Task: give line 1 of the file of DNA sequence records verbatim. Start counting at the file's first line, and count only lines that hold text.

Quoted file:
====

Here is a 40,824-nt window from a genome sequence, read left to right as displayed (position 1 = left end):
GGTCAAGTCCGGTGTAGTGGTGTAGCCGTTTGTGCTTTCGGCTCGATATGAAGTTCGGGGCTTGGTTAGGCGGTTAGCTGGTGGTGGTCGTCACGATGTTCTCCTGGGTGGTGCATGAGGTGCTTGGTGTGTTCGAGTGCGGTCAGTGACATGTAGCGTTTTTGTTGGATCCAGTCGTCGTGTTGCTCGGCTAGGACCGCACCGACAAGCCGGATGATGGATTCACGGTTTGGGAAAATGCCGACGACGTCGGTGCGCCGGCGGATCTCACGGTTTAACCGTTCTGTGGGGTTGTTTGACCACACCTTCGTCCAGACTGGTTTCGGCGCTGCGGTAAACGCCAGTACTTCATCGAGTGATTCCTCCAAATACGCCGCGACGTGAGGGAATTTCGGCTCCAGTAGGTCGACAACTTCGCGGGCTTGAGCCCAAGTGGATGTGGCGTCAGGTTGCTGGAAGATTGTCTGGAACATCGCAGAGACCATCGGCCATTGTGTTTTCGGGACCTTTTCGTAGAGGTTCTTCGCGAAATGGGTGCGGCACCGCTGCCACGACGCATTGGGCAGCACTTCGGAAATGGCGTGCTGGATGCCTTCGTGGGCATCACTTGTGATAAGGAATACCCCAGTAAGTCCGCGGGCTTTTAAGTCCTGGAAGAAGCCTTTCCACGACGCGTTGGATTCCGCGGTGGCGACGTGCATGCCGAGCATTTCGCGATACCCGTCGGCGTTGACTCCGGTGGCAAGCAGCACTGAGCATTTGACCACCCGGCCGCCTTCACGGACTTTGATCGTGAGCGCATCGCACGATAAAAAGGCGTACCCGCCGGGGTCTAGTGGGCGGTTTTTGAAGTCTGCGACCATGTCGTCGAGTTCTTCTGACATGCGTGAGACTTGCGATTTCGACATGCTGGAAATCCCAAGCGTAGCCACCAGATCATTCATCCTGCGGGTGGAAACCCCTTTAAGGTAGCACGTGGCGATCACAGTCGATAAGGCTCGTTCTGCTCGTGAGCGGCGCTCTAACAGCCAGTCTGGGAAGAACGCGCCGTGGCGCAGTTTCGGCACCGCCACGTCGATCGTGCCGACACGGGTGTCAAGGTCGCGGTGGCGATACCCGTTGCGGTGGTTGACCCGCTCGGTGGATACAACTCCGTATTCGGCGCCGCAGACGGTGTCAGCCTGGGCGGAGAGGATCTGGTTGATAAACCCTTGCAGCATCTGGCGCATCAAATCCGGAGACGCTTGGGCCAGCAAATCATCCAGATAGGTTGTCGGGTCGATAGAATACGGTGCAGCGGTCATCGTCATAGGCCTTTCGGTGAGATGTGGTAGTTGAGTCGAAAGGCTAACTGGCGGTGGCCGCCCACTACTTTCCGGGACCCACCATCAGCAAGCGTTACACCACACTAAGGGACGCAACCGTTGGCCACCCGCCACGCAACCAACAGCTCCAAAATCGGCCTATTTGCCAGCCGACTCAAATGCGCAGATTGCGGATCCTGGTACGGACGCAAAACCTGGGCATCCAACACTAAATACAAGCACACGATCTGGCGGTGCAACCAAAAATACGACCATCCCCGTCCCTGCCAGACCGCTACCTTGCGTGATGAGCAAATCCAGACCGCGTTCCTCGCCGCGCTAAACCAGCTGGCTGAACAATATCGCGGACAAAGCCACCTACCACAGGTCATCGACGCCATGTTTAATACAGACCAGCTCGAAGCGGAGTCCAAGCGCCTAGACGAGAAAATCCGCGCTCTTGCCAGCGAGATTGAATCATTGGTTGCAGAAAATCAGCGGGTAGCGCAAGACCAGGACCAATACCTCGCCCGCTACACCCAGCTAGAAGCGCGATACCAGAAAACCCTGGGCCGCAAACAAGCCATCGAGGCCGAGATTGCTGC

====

Here is a 40,824-nt window from a genome sequence, read left to right as displayed (position 1 = left end):